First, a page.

The sky is the limit for Air New Zealand

The sky is the limit for Air New Zealand

Air New Zealand has today announced its earnings of $256 million before tax for the 2013 financial year, an increase of 172 percent on the previous year, representing the airline’s best result in five years and third best result ever.

The net profit after taxation was $182 million, which is $111 million or 156 percent up on the previous year.

The company also announced that operating cash flow was the highest ever, at $750 million. Gearing improved seven percent to 39.1 percent, a record low for the company.

These results meant to fully imputed final dividend of five cents per share, taking the total dividend for the year to eight cents per share, a 45 percent increase on last year.

“At last we are finally making real progress in delivering results for shareholders,” says chairman John Palmer, who adds that these results place Air New Zealand amongst the best performing airlines globally. "We are focused on further improving on this result in the 2014 financial year. Based on the airline's forecast of market demand and fuel prices at current levels, early results and forward bookings are encouraging."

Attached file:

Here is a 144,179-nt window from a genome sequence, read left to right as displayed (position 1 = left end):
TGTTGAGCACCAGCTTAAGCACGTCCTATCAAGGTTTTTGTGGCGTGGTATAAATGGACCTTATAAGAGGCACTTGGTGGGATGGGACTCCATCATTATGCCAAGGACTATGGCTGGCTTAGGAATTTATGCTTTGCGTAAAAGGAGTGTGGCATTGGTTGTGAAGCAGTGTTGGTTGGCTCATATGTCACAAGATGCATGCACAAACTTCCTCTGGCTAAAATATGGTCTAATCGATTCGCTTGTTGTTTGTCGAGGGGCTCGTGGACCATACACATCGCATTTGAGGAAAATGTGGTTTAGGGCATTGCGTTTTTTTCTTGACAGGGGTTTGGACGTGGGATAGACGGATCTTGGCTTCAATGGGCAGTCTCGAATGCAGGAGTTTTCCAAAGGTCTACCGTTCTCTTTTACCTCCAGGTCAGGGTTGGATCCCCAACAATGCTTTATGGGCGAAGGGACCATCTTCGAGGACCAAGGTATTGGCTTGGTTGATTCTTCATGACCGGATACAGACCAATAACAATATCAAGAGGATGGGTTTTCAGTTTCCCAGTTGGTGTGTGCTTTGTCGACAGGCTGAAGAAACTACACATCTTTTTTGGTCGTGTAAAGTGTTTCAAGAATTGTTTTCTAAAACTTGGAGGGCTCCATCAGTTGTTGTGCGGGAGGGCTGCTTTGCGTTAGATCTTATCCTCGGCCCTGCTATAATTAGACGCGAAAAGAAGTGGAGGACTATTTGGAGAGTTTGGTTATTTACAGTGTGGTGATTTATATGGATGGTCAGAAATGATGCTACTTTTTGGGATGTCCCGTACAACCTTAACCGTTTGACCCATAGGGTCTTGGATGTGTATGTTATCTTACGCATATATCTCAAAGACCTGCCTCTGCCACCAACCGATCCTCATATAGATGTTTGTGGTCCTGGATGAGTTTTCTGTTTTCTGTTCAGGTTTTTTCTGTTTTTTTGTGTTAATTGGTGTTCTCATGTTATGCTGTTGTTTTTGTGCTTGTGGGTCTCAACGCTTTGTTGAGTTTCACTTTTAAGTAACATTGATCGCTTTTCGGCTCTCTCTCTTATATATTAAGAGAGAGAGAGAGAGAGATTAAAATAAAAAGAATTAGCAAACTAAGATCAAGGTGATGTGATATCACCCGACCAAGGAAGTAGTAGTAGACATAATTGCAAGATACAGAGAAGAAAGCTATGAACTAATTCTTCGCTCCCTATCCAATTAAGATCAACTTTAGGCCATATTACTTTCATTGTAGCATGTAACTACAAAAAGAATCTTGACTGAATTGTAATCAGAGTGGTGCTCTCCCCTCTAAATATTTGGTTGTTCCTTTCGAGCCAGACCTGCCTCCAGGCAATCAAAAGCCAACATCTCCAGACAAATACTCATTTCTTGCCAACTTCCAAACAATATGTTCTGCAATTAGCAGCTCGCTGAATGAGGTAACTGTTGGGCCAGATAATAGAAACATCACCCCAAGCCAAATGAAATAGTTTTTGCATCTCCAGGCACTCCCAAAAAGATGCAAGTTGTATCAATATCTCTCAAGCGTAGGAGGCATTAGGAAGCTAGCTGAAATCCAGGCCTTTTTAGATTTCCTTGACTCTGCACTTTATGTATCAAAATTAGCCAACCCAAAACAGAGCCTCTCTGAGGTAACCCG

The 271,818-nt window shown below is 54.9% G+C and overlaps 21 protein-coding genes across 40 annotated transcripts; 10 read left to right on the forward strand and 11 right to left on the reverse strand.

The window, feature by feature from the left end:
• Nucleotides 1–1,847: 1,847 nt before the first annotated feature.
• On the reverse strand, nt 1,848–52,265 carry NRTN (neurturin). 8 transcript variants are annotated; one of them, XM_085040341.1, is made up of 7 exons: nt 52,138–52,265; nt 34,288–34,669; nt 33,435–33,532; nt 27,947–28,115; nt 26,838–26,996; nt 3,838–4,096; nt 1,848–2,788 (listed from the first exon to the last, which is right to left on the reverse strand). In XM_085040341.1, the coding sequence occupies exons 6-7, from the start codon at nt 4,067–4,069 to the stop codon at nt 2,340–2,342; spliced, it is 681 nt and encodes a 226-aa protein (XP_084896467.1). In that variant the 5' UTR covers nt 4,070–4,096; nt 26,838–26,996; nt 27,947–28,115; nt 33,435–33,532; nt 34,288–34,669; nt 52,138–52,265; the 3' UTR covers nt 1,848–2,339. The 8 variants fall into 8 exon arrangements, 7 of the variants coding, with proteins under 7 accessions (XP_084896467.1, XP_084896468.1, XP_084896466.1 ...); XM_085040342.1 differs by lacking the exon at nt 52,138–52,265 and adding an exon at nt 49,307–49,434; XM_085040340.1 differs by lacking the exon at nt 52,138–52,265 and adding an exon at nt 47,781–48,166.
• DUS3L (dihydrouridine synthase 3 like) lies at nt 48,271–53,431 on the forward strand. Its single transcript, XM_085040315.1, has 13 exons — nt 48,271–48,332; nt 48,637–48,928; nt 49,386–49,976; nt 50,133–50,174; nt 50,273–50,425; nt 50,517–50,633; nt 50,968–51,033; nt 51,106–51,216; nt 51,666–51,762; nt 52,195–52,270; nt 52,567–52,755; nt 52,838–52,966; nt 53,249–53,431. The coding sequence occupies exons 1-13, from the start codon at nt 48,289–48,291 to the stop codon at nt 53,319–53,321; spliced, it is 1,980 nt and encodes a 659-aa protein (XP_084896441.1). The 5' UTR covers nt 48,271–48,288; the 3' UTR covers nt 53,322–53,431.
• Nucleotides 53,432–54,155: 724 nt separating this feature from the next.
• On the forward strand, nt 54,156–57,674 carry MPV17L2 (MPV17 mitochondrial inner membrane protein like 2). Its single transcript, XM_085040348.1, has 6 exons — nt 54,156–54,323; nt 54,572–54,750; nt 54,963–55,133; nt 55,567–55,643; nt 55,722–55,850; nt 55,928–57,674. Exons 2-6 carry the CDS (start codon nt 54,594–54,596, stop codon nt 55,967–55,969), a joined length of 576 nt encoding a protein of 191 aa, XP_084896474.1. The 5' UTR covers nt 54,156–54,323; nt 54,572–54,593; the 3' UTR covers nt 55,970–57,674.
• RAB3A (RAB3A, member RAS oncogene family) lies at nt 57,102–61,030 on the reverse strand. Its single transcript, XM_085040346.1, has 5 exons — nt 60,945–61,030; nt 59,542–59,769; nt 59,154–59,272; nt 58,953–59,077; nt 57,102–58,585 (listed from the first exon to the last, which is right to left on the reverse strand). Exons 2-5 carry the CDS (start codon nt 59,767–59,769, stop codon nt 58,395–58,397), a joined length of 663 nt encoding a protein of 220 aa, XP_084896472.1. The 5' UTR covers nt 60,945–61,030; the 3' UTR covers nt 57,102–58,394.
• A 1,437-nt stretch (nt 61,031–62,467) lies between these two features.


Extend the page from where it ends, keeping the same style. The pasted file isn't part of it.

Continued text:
"This result is one that investors, Air New Zealanders, customers and our nation can be proud of.  It marks the start of an exciting new phase as Chief Executive Officer Christopher Luxon and his management team drive their Go Beyond strategy to grow the airline," adds Palmer.

The outgoing chairman, who will next month be replaced by former Foodstuffs boss Tony Carter, says the results will be reinvested in the company. "Strong results allow Air New Zealand to reinvest in its products, services, training and development to further enhance the customer experience and to connect more people and businesses than ever to, from and within New Zealand."

The airline has committed to investing $1.8 billion in aircraft over the next three years, an investment that will translate into two new Boeing 777-300ERs, six new Boeing 787-9s, nine new Airbus A320s and four new ATR72-600s.

Palmer adds that this result is “the first step on a journey” to a circle of growth and the result of a lot of hard work. “Sometimes you get lucky but this has nothing to do with luck.”

The company managed to keep costs down but Palmer warns that “you can’t cost cut your way to prosperity”. “But cost control is very important,” he adds.

According to CEO Christopher Luxon, Air New Zealand has a “range of initiatives that will roll out during the 2014 financial year” as part of the company’s efforts to stay ahead of the competition.

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